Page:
new FrameworkPropertyMetadata(ActivationMode.None,


Overall a very simple attached property called ActivationMode. The type is a simple enumeration defining what can trigger the raising of our event, Mouse, Keyboard or both. And finally, a call to our HandleActivationModeChanged static method that will provide for the subscription to the events we're interested in.

        private static MouseButtonEventHandler SelectorMouseDoubleClickHandler = new MouseButtonEventHandler(ItemActivation.HandleSelectorMouseDoubleClick);

        private static KeyEventHandler SelectorKeyDownHandler = new KeyEventHandler(ItemActivation.HandleSelectorKeyDown);

        private static void HandleActivationModeChanged(DependencyObject target, DependencyPropertyChangedEventArgs e)


            Selector selector = target as Selector;

            if (target == null) // if trying to attach to something else than a Selector, just ignore


            ActivationMode newActivation = (ActivationMode)e.NewValue;

            if ((newActivation & ActivationMode.Mouse) == ActivationMode.Mouse)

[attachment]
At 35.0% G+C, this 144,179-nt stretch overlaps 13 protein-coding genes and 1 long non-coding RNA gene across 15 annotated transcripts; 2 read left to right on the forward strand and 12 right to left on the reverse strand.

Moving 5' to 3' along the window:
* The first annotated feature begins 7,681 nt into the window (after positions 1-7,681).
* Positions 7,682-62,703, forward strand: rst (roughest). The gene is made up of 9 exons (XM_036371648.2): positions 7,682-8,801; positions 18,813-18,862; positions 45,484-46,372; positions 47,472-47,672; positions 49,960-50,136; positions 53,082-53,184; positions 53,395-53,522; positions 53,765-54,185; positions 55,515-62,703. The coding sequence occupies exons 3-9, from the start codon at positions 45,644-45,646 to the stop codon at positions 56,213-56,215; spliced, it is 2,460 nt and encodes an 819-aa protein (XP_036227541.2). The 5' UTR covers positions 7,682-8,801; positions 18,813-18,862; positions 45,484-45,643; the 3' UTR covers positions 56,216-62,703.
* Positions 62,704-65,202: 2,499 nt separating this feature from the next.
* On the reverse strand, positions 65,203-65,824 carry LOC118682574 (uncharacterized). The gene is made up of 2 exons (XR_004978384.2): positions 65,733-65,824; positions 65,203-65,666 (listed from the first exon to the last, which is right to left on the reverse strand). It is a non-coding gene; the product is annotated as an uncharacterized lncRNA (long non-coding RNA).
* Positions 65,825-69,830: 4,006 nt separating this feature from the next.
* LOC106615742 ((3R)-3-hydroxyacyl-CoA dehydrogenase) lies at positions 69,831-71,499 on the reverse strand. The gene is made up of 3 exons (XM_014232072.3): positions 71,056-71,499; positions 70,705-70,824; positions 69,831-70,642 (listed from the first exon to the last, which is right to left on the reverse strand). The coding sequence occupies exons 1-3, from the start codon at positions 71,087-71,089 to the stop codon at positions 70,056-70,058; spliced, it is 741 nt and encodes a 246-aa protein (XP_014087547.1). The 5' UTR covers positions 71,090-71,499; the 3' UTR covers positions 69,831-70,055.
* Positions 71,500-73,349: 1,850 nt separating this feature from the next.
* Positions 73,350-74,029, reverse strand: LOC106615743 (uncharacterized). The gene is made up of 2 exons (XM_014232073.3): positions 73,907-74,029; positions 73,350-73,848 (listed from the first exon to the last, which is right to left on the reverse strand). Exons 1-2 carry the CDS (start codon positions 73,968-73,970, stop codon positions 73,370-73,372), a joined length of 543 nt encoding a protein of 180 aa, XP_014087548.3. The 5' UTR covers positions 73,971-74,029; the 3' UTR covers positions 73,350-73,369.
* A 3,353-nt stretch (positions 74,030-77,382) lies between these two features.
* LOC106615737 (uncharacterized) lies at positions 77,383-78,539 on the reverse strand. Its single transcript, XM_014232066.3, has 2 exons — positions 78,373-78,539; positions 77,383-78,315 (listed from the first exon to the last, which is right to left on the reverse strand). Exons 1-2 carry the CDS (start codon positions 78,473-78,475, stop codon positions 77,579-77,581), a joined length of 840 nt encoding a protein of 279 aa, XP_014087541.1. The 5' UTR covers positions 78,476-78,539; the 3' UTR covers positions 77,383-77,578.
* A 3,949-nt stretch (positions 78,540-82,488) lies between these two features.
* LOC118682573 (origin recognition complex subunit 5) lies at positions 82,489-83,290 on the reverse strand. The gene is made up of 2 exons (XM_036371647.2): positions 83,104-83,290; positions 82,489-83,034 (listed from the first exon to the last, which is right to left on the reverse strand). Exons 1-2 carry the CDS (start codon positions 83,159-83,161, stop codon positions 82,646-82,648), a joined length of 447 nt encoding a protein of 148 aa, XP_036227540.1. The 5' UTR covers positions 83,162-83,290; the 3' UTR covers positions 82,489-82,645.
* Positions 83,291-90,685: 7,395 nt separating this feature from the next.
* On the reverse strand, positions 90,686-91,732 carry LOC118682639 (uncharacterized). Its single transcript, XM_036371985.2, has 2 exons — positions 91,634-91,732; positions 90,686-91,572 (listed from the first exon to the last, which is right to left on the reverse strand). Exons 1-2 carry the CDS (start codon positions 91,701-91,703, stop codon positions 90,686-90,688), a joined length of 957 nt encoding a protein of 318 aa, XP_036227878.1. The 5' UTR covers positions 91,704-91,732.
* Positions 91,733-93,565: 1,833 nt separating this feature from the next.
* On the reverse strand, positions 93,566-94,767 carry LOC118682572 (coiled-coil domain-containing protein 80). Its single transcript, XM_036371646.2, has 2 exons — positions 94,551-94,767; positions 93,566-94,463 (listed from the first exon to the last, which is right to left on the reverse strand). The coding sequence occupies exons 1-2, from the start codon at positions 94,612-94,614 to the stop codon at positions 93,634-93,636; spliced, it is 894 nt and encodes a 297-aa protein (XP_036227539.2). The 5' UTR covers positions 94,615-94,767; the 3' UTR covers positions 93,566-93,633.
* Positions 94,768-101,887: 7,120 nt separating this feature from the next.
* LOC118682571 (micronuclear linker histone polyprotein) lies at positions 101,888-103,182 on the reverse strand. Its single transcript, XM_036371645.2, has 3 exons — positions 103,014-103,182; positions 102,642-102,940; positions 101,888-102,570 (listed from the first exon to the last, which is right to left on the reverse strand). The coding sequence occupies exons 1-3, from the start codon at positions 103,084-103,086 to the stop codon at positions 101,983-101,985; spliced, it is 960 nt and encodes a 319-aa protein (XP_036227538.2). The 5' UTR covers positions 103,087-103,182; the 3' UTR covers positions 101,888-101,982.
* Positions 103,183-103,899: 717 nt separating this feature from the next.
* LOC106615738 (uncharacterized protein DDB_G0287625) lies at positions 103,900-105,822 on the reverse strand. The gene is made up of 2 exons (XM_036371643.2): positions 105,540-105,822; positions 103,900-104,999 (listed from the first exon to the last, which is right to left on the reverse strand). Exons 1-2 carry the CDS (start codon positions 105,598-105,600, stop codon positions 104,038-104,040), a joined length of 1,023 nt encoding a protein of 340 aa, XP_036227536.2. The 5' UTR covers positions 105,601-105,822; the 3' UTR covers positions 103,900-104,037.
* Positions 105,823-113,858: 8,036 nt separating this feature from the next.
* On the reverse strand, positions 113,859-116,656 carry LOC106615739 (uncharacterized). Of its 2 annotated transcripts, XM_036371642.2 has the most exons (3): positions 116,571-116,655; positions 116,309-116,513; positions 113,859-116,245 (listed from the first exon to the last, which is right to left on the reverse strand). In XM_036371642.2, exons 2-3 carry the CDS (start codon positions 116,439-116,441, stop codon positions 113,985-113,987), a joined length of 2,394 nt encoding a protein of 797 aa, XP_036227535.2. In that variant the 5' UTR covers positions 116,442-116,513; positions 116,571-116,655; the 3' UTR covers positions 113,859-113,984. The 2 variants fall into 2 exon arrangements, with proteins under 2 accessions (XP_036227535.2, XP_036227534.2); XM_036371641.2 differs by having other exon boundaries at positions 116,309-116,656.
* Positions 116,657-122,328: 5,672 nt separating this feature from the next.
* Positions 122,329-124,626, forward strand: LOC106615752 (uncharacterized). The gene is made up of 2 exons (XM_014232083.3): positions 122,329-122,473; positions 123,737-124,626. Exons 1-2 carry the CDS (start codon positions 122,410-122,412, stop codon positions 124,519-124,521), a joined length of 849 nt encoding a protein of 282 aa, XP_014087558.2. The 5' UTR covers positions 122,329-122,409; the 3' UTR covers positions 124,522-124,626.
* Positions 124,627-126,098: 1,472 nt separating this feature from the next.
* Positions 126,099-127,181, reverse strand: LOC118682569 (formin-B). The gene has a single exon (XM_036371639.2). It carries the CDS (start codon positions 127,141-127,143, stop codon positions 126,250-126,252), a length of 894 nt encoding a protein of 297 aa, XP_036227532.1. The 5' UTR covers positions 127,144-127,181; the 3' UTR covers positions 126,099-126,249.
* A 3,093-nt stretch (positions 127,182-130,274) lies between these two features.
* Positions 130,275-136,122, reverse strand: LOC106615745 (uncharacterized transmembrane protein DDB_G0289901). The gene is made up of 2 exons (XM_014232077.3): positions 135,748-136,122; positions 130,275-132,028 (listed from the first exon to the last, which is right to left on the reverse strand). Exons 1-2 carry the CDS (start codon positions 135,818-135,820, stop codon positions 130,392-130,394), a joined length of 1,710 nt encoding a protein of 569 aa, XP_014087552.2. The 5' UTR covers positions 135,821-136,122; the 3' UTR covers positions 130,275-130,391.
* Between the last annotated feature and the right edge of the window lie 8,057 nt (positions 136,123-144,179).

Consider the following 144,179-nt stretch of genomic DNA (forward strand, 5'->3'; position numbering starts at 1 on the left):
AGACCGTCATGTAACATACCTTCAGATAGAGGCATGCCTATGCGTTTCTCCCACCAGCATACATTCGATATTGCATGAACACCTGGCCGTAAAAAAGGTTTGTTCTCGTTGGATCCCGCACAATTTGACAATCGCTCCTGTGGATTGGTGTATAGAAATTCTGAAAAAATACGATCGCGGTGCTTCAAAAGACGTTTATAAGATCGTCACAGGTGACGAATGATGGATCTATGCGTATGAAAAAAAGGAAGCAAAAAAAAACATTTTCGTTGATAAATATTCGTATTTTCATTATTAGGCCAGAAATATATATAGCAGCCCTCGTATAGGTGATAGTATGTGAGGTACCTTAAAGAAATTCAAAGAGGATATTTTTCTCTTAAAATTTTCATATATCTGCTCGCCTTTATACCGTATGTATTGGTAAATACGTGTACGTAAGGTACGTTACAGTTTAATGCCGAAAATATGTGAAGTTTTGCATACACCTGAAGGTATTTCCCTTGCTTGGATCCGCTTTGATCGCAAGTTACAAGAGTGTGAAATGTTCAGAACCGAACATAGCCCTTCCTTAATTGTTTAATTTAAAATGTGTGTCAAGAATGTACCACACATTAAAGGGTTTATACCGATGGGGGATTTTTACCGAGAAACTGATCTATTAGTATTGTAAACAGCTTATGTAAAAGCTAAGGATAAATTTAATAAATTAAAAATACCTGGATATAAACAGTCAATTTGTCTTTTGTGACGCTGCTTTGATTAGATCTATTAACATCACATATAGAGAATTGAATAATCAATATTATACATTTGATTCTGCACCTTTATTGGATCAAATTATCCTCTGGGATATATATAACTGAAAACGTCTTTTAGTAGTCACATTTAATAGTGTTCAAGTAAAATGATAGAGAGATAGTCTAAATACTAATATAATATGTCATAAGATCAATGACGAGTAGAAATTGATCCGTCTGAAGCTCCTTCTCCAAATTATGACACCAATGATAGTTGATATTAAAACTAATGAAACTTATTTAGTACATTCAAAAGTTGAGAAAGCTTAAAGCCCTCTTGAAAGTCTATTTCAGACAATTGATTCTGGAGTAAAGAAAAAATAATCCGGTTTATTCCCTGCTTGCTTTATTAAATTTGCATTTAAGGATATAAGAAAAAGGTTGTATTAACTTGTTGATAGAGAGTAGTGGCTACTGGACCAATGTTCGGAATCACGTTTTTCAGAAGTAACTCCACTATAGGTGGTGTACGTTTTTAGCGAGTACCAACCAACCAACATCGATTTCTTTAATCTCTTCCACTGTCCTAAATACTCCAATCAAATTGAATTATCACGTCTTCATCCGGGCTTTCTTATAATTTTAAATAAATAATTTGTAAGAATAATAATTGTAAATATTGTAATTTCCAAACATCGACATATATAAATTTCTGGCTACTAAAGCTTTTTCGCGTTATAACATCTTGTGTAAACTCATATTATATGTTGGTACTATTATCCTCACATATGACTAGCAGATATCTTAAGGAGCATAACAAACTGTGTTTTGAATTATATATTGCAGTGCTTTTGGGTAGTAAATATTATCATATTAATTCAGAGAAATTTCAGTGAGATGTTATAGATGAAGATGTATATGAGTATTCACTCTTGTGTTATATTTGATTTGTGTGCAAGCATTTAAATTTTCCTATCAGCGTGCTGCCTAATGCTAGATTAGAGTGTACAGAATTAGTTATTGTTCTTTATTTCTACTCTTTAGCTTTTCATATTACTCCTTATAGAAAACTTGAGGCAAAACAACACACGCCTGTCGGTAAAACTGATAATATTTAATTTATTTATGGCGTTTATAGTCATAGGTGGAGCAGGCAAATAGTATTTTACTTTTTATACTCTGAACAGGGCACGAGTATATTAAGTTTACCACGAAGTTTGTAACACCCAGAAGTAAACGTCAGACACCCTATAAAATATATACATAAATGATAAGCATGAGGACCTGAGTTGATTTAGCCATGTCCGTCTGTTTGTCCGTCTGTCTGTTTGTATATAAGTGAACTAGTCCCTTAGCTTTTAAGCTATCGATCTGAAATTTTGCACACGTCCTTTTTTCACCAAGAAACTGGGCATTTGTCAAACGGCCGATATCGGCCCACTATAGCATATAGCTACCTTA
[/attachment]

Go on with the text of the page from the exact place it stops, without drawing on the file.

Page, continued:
selector.MouseDoubleClick += SelectorMouseDoubleClickHandler;


            if ((newActivation & ActivationMode.Keyboard) == ActivationMode.Keyboard)


                selector.KeyDown += SelectorKeyDownHandler;




                selector.KeyDown -= SelectorKeyDownHandler;

                selector.MouseDoubleClick -= SelectorMouseDoubleClickHandler;



I defined two handlers for the KeyDown and the MouseDoubleClick events of our Selector. Only thing left to do is to raise our event when the user double-clicked on something.

        static void HandleSelectorMouseDoubleClick(object o, MouseButtonEventArgs e)


            ItemsControl sender = o as ItemsControl;